Could you reduce your mission statement to 8 words?

by Sunny Bindra on November 15, 2010 · 3 comments

in Business Daily

“Most companies, regardless of their sectors, have a mission statement. And most are awash in jargon and marble-mouthed pronouncements. Worse still, these gobbledy-gook statements are often forgotten by, misremembered, or flatly ignored by frontline employees.
To combat this, (Kevin) Starr insists that companies he funds can express their mission statement in under eight words. They also must follow this format: “Verb, target, outcome.” Some examples: “Save endangered species from extinction” and “Improve African children’s health.”

ERIC HELLWEG blogs.hbr.org (22 October 2010)

Don’t even get me started on mission statements. Most of them are wordy, jargony, silly and utterly useless. As I have written on this page before: “Have mission statements, by all means; but only if you can make them short, punchy, clear, meaningful and interesting. Otherwise, light a large fire.”

Over the past few weeks I have come across two sensible contributions to the topic of mission statements. The first was said by the renowned Henry Mintzberg at Strathmore Business School: “If a hospital needs a mission statement, it needs to close down!” You know what he means: most organisations that have a clear and compelling and obvious reason they exist, really don’t need to spell it out. The Nairobi Hospital treats the ailing; Kenya Red Cross saves lives; KWS protects wildlife. It is obvious. If they need elaborate mission statements, it is for a different purpose than just spelling out what they do.

In the private sector, however, mission statements take on a different sheen. Most of them are a deliberate smokescreen, an attempt to divert attention from the primary reason for the existence of the corporation, which is usually to enrich shareholders and senior executives. And so we see the tortured statements that are commonplace, which claim to bring “magic”, “happiness”, “joy”, “peace” or “security” to the world. They are meant to soothe, assuage, and reassure customers, employees, governments and the rest that the corporation in question is a force for good for the many, not just a force for enrichment of the few.

But most such statements are so badly put together, so obviously full of artifice and hot air, that they don’t even fulfil that PR role. They are just banal and forgettable. They are neither believed nor remembered.

That is where Kevin Starr, quoted in the HBR blogs in the excerpt shown, comes in. Starr is executive director of the Mulago Foundation, an investment channel for social entrepreneurs. He made some very illuminating remarks about mission statements at a recent conference. He said two things: eight words or fewer is all you need; and think “verb, target, outcome.” In other words, what does your organisation actually DO? What is its primary target constituency? And what is the result it most wants? Those are the essential components. All else is fluff. And it can be done in eight words.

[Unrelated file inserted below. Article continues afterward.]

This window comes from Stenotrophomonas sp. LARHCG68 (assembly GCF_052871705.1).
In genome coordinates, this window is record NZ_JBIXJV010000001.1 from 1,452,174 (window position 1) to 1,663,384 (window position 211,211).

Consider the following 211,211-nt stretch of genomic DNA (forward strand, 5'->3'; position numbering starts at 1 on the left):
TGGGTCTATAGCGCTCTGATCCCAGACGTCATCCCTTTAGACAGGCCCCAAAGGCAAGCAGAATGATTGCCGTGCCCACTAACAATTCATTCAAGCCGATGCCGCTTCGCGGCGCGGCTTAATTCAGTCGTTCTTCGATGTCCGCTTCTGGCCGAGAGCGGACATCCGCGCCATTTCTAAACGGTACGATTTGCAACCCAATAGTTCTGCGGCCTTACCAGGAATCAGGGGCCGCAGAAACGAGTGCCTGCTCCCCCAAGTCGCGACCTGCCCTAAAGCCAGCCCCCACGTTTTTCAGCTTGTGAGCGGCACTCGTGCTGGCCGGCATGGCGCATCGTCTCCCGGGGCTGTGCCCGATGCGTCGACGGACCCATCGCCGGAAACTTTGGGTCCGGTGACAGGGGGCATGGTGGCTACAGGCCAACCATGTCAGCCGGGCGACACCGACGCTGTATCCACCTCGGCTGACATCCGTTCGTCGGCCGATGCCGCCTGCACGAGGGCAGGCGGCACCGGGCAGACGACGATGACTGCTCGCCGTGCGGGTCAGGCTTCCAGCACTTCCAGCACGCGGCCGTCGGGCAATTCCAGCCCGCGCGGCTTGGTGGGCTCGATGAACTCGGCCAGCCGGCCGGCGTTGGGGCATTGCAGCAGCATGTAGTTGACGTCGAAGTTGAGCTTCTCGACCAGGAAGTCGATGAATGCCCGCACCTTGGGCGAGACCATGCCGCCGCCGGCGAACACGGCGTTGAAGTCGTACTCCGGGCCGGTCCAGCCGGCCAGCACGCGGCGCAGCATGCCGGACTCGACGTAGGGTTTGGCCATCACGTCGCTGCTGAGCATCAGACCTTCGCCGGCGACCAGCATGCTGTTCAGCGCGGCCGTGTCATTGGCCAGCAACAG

Try it and see. Dismantle and reconstruct your own undoubtedly turgid and uninspiring mission statement now with senior colleagues. See if it even vaguely reflects “verb, target, outcome.” Now see if you can make it happen in as few words as possible.

You will find this enormously difficult, but there is a point to it. This approach will force you to focus on what really matters. It will force you to be precise. It might make you realize what your organization is, or should be, REALLY about. You might find a form of words that captures that essence, that is easy to remember, that differentiates you from others, that clarifies your purpose for employees and customers and investors. Then, you might find you have eight words worth having.

At the very least, thinking about mission statements in this way will probably make your current statement shorter, more authentic and more memorable. Try it and see…

Related posts:

  1. Do yourself a favour – burn your mission statement!
  2. The lost art of speaking plainly
  3. The 5 signs of a dysfunctional Kenyan organisation
  4. The Obama speech: the power of words
  5. Don’t mistake your humdrum annual plan for your strategy

{ 3 comments… read them below or add one }

1 Andrew November 21, 2010 at 10:32 pm

mission statement: to confuse you with excessive verbiage into believing i stand for something sooo honorable such that you will give me your business and i will get rich quick at the expense of my employees who i claim to care about but their only hope of getting rich in my company is to win a million from sms competition or similar promotion from a cell phone company

[Reply]

2 sara December 7, 2010 at 6:27 am

i have come to learn the fewer the words the better! make it simple! that’s the only way people are gonna get it! companies should ensure that they create a statement that reflects the culture they want to build. This should be a strong simple culture which permeates all systems of the organization. if a company or an organization say “utumishi kwa wote” then when the board meets to deliberate on company issues, that should be the guiding light and the foundation. It should be what the client will leave the company having experienced, it should be what the front desk will reflect and it should be the walk of the company and not just the talk!

[Reply]

3 Sunny Bindra December 7, 2010 at 6:55 am

Sara:

All correct – I have nothing to add!

[Reply]

Leave a Comment

Previous post:

Next post: